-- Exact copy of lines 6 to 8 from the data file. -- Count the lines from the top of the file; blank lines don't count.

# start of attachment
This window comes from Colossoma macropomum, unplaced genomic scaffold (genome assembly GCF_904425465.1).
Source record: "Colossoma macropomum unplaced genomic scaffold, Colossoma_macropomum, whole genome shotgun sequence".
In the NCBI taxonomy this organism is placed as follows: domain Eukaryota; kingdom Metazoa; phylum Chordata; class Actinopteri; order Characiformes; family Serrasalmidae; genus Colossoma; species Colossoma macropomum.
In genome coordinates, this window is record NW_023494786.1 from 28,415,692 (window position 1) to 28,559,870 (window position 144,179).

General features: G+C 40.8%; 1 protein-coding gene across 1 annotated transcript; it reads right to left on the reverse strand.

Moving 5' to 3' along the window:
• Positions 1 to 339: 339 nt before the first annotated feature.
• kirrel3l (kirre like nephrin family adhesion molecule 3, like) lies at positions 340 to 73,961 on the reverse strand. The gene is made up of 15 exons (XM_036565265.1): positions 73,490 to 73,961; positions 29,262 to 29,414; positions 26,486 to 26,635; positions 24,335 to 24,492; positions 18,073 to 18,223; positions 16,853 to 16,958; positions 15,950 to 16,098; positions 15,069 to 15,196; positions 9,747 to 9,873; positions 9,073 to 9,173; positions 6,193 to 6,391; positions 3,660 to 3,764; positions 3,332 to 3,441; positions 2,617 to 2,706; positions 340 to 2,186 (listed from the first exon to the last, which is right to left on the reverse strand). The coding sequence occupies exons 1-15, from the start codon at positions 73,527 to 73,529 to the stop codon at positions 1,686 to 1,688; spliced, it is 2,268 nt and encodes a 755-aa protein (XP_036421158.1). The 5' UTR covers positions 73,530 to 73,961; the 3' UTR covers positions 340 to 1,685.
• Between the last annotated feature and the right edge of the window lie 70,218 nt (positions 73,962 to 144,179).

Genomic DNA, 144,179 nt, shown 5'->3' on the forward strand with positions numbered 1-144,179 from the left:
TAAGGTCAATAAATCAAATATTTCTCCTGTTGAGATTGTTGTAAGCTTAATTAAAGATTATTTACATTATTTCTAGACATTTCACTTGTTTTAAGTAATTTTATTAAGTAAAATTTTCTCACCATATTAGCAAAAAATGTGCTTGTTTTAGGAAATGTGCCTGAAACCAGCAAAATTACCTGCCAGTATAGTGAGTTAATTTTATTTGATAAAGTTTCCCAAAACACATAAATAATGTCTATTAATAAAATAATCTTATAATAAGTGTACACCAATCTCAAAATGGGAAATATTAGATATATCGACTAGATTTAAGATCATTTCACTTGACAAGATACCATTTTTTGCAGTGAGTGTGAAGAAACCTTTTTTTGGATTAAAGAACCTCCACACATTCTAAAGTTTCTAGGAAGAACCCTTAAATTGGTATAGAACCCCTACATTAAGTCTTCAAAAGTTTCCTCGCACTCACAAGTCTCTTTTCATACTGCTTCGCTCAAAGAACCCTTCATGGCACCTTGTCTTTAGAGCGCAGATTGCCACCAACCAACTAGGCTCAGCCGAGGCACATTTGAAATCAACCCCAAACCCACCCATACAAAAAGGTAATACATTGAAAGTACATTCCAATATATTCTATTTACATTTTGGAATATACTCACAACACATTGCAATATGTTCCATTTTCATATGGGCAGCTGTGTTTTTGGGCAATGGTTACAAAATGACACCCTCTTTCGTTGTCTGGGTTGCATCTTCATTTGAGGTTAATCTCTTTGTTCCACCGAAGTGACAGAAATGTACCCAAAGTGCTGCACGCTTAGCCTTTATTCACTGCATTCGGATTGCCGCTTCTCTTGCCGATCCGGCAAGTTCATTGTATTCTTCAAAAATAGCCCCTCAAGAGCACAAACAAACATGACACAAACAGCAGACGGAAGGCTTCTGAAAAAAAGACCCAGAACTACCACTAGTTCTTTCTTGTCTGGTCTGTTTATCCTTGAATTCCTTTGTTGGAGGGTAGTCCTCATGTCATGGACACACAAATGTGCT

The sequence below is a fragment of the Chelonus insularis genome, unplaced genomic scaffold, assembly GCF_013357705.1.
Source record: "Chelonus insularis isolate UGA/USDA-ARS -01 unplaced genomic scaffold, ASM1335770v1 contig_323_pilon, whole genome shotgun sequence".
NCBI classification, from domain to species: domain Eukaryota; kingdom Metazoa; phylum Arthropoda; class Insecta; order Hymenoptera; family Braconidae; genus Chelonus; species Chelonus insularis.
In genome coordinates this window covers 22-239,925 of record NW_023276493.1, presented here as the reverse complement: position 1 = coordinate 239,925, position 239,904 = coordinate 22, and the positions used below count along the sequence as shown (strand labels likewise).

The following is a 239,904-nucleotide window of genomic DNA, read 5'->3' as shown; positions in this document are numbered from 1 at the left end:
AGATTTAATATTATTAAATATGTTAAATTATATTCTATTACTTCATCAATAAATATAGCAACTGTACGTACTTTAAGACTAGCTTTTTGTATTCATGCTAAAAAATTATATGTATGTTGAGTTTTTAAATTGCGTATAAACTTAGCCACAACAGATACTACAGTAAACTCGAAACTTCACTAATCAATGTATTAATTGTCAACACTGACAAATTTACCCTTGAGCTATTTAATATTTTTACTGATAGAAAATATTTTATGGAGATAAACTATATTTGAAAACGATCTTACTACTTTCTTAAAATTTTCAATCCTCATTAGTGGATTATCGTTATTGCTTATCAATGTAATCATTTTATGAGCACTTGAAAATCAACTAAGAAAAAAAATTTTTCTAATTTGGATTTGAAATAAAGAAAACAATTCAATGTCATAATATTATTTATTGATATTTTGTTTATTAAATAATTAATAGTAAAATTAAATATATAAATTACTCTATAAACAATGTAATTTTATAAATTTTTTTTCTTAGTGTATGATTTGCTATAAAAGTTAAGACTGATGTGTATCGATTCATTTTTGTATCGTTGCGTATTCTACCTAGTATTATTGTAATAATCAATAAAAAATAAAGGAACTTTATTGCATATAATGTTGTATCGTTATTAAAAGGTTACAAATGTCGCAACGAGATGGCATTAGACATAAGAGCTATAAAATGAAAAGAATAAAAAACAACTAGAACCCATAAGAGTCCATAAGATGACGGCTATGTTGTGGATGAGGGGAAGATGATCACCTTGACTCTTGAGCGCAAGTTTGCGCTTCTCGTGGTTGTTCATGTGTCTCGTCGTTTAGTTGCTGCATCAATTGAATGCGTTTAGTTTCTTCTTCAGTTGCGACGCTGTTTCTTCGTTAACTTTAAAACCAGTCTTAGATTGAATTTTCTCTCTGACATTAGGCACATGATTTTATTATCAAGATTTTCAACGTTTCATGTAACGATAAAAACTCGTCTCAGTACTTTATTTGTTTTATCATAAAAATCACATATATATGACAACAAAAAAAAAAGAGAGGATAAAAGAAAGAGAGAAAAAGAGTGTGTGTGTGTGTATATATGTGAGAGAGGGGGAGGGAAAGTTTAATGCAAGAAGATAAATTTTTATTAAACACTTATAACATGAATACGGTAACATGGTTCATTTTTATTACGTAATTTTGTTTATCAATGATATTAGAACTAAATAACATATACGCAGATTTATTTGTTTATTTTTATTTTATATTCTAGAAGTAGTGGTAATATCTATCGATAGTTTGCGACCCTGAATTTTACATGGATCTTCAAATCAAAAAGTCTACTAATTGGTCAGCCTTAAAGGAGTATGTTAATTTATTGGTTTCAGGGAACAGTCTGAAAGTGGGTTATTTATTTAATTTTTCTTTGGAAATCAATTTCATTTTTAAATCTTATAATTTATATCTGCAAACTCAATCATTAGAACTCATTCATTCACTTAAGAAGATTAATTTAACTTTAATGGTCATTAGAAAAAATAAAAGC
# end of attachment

Moving 5' to 3' along the window:
• Positions 1 to 339: 339 nt before the first annotated feature.
• kirrel3l (kirre like nephrin family adhesion molecule 3, like) lies at positions 340 to 73,961 on the reverse strand. The gene is made up of 15 exons (XM_036565265.1): positions 73,490 to 73,961; positions 29,262 to 29,414; positions 26,486 to 26,635; positions 24,335 to 24,492; positions 18,073 to 18,223; positions 16,853 to 16,958; positions 15,950 to 16,098; positions 15,069 to 15,196; positions 9,747 to 9,873; positions 9,073 to 9,173; positions 6,193 to 6,391; positions 3,660 to 3,764; positions 3,332 to 3,441; positions 2,617 to 2,706; positions 340 to 2,186 (listed from the first exon to the last, which is right to left on the reverse strand). The coding sequence occupies exons 1-15, from the start codon at positions 73,527 to 73,529 to the stop codon at positions 1,686 to 1,688; spliced, it is 2,268 nt and encodes a 755-aa protein (XP_036421158.1). The 5' UTR covers positions 73,530 to 73,961; the 3' UTR covers positions 340 to 1,685.